First of al, thank you for your time.


  • My independent variable is the amount of computations that are performed.
  • My dependent variable is the fit of the model (fitness)
  • My control variables are the tuning settings of the genetic algorithm

For each of the 3 (independent variables) I do 10 repeated measurements where I initialize the algorithm at a random point. I hope this clarifies my approach. I don' t know how to approach random computer initialization as 'subjects': so I can't determine if it needs a within-subjects or between subjects ANOVA to prove the statistical relevance. What would independent repeated measurements be categorized (as between or within subjects)?


I had to optimize a Genetic algorithm and one of the plots include a trade-off between computational effort and convergence (see: https://imgur.com/1oAAJwA) For 3 given settings I performed 10 independent runs, where each outputed a certain fitness [0-1]. Now I want to compute the statistical relevance of the (black) trend. My questions is: how would you classify these kind of independent computer measurements (Between subjects or Within subjects)? I am using the book "Discovering Statistics Using SPSS by Andy Field" to define the required statistical tests, though this is where I get stuck. Normallity is met (One-sample Kolmogorov-Smirnov test), and sphericity clearly not: so it is iether a Friedman's ANOVA or a Kruskal-Wallis test according to this book. Although seeing that I don't really use human subjects but independent computer runs I am not sure if this is the way to go. note: the variances in the figure are huge, primarily because of limited sampling size: though a bigger one was not required for the course I'm doing. The 95% confidence intervals have been cut of at a fitness of 1, because they cannot occur beyond 1 (result of small sample size) )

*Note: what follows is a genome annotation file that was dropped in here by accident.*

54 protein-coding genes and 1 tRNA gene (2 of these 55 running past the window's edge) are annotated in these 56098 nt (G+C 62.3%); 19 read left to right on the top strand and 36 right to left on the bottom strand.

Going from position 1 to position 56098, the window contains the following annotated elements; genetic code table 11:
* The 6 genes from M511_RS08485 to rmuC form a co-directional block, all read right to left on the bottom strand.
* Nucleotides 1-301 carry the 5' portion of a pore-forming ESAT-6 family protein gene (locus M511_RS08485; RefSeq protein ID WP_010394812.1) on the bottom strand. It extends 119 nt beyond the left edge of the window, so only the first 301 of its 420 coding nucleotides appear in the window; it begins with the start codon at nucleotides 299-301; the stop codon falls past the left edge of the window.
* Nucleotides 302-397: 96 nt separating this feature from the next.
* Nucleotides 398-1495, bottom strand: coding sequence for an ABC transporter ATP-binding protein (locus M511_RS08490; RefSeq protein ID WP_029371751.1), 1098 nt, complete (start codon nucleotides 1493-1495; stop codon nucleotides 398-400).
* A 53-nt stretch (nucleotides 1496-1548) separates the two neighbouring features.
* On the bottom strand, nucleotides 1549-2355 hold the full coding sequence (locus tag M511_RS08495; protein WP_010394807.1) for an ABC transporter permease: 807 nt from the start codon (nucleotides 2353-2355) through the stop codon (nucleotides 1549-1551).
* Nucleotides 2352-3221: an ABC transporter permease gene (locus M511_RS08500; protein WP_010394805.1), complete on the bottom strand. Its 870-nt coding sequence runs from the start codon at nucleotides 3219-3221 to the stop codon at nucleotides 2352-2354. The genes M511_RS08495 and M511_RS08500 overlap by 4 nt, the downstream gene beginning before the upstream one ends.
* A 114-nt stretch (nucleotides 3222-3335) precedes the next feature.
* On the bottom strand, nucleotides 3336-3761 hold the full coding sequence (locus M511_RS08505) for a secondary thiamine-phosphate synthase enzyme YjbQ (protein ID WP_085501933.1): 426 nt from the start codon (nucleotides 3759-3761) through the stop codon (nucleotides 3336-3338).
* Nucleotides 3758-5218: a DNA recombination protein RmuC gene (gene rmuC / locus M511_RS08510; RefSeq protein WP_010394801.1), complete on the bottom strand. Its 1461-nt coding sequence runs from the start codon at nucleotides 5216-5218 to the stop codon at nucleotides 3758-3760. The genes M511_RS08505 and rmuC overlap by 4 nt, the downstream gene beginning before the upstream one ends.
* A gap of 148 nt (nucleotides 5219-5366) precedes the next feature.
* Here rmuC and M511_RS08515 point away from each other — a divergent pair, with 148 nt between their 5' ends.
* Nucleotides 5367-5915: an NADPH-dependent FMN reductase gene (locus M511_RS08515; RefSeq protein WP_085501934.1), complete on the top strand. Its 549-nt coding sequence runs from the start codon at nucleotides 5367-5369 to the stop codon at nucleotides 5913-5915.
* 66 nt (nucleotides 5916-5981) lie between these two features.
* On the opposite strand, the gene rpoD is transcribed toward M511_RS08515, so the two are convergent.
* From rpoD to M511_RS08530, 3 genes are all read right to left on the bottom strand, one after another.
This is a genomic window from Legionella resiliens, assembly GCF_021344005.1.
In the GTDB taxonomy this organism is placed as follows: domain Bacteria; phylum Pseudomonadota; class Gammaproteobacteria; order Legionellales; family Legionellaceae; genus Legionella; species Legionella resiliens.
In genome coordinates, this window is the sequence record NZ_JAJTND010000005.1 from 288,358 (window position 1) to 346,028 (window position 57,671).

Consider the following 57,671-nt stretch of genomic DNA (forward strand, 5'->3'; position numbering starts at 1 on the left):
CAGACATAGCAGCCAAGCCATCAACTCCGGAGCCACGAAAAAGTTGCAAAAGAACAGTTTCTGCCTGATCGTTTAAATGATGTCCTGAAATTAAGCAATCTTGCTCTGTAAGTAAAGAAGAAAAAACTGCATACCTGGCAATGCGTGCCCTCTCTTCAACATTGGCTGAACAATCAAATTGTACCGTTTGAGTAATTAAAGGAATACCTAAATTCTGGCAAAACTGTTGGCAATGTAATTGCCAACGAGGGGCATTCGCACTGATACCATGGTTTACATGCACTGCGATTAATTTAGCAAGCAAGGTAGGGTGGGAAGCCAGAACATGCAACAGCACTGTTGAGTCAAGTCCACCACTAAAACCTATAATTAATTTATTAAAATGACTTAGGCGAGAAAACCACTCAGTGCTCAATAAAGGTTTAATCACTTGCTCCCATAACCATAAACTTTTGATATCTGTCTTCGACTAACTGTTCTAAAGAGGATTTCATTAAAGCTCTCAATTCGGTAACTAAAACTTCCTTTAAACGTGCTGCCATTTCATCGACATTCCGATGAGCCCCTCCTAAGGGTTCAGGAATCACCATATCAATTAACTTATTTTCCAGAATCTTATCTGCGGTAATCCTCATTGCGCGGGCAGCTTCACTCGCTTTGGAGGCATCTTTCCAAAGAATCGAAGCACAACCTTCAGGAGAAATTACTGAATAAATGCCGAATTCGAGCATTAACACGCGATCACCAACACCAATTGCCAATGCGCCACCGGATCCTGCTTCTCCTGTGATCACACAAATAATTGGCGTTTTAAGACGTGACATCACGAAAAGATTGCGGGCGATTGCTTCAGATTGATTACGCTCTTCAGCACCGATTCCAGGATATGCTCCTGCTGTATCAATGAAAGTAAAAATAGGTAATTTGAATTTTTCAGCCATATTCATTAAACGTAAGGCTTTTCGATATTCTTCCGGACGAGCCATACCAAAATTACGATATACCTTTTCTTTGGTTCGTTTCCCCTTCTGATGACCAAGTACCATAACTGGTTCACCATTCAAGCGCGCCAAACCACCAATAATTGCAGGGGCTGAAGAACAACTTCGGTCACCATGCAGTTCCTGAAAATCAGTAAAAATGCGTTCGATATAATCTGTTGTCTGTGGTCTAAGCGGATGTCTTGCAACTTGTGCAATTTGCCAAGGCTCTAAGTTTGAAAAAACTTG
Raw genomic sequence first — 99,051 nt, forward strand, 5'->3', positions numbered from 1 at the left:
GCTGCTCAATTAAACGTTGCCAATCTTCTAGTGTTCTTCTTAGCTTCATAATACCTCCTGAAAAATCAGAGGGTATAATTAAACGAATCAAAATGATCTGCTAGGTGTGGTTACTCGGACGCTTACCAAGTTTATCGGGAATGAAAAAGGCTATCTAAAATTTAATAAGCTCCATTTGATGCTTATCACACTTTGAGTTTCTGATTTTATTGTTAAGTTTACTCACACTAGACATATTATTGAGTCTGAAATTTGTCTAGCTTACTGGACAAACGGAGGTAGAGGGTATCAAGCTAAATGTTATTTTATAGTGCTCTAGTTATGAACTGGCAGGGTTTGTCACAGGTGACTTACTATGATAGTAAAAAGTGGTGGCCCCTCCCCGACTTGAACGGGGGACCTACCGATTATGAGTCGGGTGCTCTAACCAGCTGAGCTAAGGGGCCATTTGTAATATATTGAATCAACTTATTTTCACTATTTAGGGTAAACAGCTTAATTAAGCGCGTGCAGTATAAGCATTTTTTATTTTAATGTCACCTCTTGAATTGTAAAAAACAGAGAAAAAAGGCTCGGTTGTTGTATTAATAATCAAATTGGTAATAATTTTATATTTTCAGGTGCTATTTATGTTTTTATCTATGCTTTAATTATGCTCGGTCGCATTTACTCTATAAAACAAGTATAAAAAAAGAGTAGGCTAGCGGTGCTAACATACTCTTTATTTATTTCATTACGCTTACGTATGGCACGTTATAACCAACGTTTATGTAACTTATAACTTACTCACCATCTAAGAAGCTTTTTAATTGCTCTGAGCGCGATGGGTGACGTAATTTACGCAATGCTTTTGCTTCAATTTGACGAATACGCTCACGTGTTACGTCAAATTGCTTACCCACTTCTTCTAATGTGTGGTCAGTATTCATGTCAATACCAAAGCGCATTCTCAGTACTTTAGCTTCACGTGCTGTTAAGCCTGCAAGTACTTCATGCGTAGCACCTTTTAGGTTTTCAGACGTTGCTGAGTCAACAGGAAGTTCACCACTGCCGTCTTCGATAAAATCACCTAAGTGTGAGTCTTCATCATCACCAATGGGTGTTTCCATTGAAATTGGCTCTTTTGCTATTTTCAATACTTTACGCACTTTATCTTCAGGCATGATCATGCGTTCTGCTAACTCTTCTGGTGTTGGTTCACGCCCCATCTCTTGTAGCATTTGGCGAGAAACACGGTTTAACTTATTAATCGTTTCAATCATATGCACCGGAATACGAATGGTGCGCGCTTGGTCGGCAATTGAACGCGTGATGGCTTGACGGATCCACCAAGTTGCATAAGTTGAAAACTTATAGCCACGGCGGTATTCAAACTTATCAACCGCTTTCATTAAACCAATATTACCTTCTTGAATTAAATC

• $\begingroup$ What exactly do you want to do, estimate a regression like $c = \beta_0 +\beta_1 f$ where $c$ is computing time and $f$ is fitness ? and you have observations $(c_{ij}, f_{ij}, i, j)$, where $i$ is the category, $j$ the run in each category and $c_{ij}$ measured computing time and $f_{ij}$ measured fitness for category $i$ and run $j$? $\endgroup$
    – user83346
    Nov 18 '15 at 17:13
  • $\begingroup$ For the time being I am trying to determine if the decrease in convergence with less computing power is statistically relevant (the black line in the figure I uploaded to imgur.com). I am confused in what kind of a statistical test I should use to do so (since I use all independent runs I do not know whether this would be Within- or Between Subjects). I read here that what is called as 'repeated measures' is similar to 'within', though would this be applicable? $\endgroup$
    – Simon
    Nov 18 '15 at 17:40
  • $\begingroup$ Well I think that it has to do with repeated measures, and you have to estimate the regression that I specified, then you can perform a statictical test whether the coefficient $\beta_1$ is different from zero, if it is, then the computing time does depend on the fitness, you see what I mean ? Do you know R ? $\endgroup$
    – user83346
    Nov 18 '15 at 18:07
  • $\begingroup$ Thank you for your time so far! There is no need to determine if the fitness is dependent on the computing time. I only intend to show that the trend in black is relevant (without quantifying the trend). Therefore I was assuming an ANOVA test, to test the hypotesis that the means of the 3 catagories (3 levels of independent variables) are not equal. This would indicate some level of certanty for the trend at hand. Unfortunately the type of ANOVA depends on wheter you define it as within or between subjects. $\endgroup$
    – Simon
    Nov 18 '15 at 20:03

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